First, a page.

Uri optics and outcomes

Addressing terrorism will help more in Pakistan's case

Uri optics and outcomes
The deadly terrorist attack on an Indian Army camp in Uri over the weekend may have left 18 soldiers dead, but a bigger victim is the Kashmiri freedom struggle itself as Uri has helped Delhi win the world’s sympathies despite its continuing atrocities in the Occupied Valley. At the same time the attack has undercut the Pakistani diplomatic initiative to support the uprising.

Unrest in Indian-Adminstered Kashmir since the killing of militant commander Burhan Wani by security forces on July 8 has left over 100 Kashmiris dead and some 8,000 injured in a crackdown by Indian security forces. This has already fanned the heat between the two countries, but the military camp attack, believed to be the worst against the Indian army in Indian-Administered Kashmir in the past two and a half decades, has put the conflict on an entirely different plane by visibly increasing its intensity and gravity.

The mix of aggressive posturing by the Indian leaders and military, who have been blaming the strike on Pakistan, and their readiness to show resolve to respond has increased the risk of unintended escalation and the danger of losing control over what follows.

“Pakistan is a terrorist state and should be identified and isolated as such,” Indian Home Minister Rajnath Singh tweeted shortly after the attack without even waiting for evidence to surface. Indian Prime Minister Narendra Modi vowed punishment for the perpetrators of the attack, while Military Operations Director-General Lt-Gen Ranbir Singh asserted that India had “the desired capability to reply to such a blatant act of violence in a manner as deemed appropriate by us.” Meanwhile, Pakistan Army Chief Gen. Raheel Sharif responded by saying that his men were “fully prepared to… thwart any sinister design against the integrity and sovereignty of Pakistan”.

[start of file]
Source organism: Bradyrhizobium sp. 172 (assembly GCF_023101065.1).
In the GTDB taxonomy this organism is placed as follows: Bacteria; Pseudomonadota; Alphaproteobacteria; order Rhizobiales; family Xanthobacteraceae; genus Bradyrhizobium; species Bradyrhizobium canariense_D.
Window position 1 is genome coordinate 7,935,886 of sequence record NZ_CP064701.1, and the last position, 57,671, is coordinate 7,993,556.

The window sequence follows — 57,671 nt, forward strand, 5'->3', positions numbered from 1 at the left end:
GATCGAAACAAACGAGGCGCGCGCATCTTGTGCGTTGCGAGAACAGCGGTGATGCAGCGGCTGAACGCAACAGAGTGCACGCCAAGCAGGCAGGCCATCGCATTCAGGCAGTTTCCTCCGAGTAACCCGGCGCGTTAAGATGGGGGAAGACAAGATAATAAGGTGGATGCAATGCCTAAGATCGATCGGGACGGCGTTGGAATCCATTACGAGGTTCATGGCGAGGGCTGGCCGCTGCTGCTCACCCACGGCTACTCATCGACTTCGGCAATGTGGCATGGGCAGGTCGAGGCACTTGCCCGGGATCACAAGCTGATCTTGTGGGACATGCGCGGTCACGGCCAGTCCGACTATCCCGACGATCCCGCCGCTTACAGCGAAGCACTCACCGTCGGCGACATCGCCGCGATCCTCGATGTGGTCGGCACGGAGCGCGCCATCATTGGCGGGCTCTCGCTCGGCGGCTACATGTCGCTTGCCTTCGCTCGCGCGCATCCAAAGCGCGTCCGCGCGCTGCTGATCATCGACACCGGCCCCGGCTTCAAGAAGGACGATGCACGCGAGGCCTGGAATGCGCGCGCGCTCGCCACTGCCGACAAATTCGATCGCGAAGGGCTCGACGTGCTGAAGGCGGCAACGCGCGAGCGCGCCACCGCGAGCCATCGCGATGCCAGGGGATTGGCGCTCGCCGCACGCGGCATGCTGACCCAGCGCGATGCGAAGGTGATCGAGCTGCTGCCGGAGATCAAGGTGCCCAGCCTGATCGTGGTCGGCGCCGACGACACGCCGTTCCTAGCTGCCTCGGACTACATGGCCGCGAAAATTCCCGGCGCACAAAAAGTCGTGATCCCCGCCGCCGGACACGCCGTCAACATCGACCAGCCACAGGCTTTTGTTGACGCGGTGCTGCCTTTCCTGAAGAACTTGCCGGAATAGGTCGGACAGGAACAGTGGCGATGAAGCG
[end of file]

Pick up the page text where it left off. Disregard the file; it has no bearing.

Such aggressive and provocative exchanges carry with them a higher danger of escalation. But, mercifully the general feeling here is that neither of the two countries would like to go into full-scale hostilities, despite growing chatter in India about punitive action. The calculation in strategic circles is that at the worst there could be some local level military engagement at the LoC.

The real challenge for Pakistan instead lies at the diplomatic front more particularly because the Indian leadership has, after the Uri incident, clearly expressed the intention to “isolate Pakistan”. The Indians were in any case already working on containing and isolating Pakistan, but incidents such as Uri help their cause. Furthermore, they would be expected to redouble their efforts on this and do so with an added resolve not just because they lost 18 soldiers in a terrorist attack, but because they were deeply uneasy with the Pakistani effort to diplomatically highlight the Kashmiri struggle and its repression by Indian security apparatus, irrespective of how successful Islamabad’s effort was.